We had the pleasure to interview Gian Luca Traverso, former CEO of Philipp Plein. Gian Luca was born in Italy and has been living in Asia for the past 28 years. He has always worked for European fashion and luxury brands, developing the business in the region. Currently, he lives in Hong Kong with his family.
Could you tell us more about your experience in Asia's fashion and luxury industry?
The markets, dynamics, main levers, and everything related to the industry have changed so much in the past 28 years I have lived in Asia.
When I first moved to Hong Kong, Japan was the only strongly fashion-oriented market in Asia. Hong Kong was just a promise and Korea was trying to imitate Japan – with department stores and alluring Japanese customers to their duty-free/casino network. But most significantly, China was not even in the picture. We all knew that the Chinese market would eventually open and the mirage of reaching its massive population could become a reality.
In the meantime, not only China has evolved: markets like Singapore, Thailand, Indonesia and Vietnam have all become interesting realities for luxury and fashion brands. As a result, the central role of Hong Kong as a regional hub surged to a new level of strategic relevance. Having an office in Hong Kong, not only as a stepping stone for China but also to reach the entire region, became almost an obligatory passage.
What I liked the most in all these years has been the cultural learning, understanding the differences between different countries, identifying the strategic approach for each market, and so on. This, I think, is the real asset that I have acquired in all my time spent here in Asia.
What are the major challenges you faced in opening the Asian market for European brands?
I always say that my role – representing European brands in Asia – is first and foremost to be a storyteller. It does not matter how popular the brand already is in the region, whether it is a well-established label or a new brand that is approaching a new market: my most significant task has been and still is "to send the message across". You need this if you are looking for a new partner in a certain market or negotiating with a landlord about a location for opening a store. Or even simply if you need to explain to your local staff why the headquarters in Europe is deciding something that might not be necessarily obvious to them. These are just simple examples of how crucial and sometimes difficult our role here can be.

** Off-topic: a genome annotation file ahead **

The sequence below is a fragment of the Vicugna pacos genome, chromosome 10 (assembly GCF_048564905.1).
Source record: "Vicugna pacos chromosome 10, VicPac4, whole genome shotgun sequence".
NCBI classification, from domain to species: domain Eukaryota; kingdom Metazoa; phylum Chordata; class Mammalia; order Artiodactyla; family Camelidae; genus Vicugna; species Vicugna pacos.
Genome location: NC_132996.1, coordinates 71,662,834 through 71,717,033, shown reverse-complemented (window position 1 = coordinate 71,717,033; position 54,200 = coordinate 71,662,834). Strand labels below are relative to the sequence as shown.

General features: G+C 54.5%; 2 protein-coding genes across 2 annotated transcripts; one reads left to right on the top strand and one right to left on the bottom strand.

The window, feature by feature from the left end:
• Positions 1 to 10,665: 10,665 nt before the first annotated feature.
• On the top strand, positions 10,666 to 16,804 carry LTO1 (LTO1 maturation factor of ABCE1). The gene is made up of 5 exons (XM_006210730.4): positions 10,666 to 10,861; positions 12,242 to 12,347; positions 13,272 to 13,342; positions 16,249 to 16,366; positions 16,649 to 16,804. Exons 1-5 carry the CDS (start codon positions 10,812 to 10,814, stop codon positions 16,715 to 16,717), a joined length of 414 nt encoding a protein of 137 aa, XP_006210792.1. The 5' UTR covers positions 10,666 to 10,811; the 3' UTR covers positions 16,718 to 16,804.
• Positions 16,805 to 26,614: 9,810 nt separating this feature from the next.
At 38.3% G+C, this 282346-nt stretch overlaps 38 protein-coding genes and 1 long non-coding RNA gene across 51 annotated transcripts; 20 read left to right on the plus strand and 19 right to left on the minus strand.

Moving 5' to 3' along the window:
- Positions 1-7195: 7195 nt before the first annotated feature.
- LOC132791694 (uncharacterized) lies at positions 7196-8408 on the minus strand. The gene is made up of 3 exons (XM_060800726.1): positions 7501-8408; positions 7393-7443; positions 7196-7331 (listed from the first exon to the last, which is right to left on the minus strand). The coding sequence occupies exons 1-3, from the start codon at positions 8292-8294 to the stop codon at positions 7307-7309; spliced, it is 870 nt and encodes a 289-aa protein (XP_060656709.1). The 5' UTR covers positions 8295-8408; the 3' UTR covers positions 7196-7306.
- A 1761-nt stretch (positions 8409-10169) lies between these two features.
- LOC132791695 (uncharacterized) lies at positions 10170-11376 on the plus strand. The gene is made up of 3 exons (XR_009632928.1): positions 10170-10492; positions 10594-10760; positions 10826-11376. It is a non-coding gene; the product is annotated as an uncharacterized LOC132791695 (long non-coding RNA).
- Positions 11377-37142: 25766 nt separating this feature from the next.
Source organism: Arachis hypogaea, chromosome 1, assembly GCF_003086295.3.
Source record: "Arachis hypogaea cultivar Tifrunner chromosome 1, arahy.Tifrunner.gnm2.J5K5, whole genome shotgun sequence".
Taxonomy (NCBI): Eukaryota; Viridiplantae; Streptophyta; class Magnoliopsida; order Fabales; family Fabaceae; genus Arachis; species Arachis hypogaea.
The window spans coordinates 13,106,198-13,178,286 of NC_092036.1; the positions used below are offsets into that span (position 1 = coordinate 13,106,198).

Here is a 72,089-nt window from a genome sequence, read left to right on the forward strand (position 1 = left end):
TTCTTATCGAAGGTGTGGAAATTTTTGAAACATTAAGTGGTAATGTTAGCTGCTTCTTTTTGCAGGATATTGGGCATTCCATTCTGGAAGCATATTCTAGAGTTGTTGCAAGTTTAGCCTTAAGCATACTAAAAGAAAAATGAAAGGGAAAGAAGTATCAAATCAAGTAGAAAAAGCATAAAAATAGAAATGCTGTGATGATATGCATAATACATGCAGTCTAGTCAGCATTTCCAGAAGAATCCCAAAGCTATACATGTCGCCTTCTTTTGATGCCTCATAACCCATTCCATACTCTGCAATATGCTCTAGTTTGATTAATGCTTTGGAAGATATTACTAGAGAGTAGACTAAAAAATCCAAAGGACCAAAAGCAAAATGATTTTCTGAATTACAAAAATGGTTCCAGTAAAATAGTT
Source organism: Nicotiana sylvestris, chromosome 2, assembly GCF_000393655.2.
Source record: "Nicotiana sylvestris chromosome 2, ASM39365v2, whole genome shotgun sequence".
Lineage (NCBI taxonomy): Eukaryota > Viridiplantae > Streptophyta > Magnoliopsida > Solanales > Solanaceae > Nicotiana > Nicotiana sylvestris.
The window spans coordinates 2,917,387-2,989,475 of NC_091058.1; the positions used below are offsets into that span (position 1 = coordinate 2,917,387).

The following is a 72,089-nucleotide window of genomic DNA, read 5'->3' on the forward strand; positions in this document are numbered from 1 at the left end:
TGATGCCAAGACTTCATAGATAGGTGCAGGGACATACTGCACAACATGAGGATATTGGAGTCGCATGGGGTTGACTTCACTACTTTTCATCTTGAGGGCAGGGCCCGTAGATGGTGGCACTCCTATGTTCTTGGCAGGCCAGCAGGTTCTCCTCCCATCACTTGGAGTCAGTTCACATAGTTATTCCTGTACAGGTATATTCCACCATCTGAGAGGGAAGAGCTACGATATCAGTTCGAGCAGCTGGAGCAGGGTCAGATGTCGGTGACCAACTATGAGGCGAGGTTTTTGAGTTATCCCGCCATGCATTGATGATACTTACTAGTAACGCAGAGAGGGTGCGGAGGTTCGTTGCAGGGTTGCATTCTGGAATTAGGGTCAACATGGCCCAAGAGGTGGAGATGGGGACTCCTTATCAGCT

As human beings, we tend to take for granted what we have been growing up with, sometimes forgetting that cultural differences play a significant role. I have always tried to challenge myself in not doing that, trying to find solutions or alternatives, as much as possible "out of the box" or that in any case could be understood by a local perspective. I think many Western brands sometimes fail in their approach to Asia simply because they disregard the importance of this point. You must be humble and realize that Asia is not only China.
What is the current situation of your industry in China, considering the restrictions caused by the COVID-19 pandemic?